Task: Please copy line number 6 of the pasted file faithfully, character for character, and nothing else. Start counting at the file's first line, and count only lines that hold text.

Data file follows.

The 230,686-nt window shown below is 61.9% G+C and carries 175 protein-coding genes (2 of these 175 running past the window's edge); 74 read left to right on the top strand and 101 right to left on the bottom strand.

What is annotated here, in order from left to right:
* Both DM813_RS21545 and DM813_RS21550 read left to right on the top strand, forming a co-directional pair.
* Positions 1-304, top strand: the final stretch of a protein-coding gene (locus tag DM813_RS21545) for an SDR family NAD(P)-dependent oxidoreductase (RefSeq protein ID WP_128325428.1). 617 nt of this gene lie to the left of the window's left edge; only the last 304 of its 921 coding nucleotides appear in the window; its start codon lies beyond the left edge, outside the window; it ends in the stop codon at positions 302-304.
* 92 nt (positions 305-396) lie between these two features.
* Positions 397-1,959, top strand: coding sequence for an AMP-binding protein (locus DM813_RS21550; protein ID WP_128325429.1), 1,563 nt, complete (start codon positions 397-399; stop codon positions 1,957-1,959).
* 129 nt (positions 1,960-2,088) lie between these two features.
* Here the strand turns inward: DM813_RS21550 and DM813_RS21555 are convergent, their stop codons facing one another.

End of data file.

* Positions 397-1,959, top strand: coding sequence for an AMP-binding protein (locus DM813_RS21550; protein ID WP_128325429.1), 1,563 nt, complete (start codon positions 397-399; stop codon positions 1,957-1,959).